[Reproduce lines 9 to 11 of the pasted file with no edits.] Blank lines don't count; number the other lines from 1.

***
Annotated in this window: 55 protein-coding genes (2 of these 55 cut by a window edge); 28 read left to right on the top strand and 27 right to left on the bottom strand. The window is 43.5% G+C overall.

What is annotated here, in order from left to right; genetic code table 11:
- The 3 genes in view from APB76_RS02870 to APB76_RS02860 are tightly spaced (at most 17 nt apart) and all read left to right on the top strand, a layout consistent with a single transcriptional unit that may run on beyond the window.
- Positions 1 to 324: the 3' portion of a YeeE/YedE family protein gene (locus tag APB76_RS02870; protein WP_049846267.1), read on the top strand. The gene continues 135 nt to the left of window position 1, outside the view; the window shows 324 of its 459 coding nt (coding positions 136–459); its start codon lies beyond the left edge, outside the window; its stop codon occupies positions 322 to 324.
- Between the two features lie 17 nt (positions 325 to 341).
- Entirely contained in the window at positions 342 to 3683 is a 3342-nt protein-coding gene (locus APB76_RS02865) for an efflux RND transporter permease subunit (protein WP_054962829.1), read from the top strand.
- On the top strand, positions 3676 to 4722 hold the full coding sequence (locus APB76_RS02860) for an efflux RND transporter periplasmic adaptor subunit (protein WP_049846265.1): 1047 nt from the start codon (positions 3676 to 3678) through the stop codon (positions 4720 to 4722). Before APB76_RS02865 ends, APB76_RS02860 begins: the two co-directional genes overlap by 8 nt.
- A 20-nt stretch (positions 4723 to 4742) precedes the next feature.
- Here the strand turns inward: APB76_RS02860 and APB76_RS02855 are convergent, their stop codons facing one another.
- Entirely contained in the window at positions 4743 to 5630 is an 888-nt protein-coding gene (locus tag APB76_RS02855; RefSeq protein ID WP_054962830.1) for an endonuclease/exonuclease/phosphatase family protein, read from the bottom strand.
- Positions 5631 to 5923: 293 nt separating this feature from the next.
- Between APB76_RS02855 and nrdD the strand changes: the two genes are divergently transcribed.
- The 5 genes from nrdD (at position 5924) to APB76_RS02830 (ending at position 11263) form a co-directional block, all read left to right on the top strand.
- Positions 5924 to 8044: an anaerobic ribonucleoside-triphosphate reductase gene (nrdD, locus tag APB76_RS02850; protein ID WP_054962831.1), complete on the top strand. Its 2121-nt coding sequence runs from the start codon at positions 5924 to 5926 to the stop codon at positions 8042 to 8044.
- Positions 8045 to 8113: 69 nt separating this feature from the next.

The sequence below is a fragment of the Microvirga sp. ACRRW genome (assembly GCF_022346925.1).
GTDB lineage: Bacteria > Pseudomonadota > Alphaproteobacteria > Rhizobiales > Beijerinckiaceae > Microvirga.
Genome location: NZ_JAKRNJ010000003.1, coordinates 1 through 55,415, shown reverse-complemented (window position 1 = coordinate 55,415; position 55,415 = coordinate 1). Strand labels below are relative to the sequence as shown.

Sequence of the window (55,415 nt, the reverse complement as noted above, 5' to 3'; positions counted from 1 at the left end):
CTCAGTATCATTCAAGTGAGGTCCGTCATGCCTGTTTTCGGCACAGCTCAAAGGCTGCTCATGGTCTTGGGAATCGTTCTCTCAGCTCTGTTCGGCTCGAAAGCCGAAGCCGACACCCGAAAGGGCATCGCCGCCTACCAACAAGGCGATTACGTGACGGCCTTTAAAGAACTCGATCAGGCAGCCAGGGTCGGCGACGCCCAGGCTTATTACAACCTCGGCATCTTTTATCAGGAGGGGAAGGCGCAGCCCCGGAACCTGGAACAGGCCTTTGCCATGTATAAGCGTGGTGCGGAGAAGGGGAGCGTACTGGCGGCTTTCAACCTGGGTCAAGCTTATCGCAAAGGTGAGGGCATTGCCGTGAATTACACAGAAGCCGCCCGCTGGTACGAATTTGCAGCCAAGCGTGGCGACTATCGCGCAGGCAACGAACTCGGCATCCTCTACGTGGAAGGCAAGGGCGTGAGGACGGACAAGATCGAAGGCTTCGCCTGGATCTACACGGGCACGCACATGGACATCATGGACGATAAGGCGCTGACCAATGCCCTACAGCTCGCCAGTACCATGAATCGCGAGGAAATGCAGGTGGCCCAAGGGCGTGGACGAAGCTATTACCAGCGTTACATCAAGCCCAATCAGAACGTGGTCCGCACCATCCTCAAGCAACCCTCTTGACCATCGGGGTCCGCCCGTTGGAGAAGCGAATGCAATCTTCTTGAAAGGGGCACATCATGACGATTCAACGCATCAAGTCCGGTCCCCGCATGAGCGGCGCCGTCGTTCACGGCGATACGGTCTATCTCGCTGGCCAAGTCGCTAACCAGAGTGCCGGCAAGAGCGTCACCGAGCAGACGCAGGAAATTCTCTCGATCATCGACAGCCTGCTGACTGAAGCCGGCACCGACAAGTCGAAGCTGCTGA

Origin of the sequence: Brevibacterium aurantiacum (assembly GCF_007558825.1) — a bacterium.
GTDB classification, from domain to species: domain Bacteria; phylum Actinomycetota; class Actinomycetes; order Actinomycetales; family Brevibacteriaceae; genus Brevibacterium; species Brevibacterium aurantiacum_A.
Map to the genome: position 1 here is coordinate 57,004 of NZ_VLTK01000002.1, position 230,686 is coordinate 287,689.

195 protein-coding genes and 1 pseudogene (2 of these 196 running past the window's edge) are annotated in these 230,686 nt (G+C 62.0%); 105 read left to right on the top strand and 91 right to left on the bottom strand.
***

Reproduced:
- Here the strand turns inward: APB76_RS02860 and APB76_RS02855 are convergent, their stop codons facing one another.
- Entirely contained in the window at positions 4743 to 5630 is an 888-nt protein-coding gene (locus tag APB76_RS02855; RefSeq protein ID WP_054962830.1) for an endonuclease/exonuclease/phosphatase family protein, read from the bottom strand.
- Positions 5631 to 5923: 293 nt separating this feature from the next.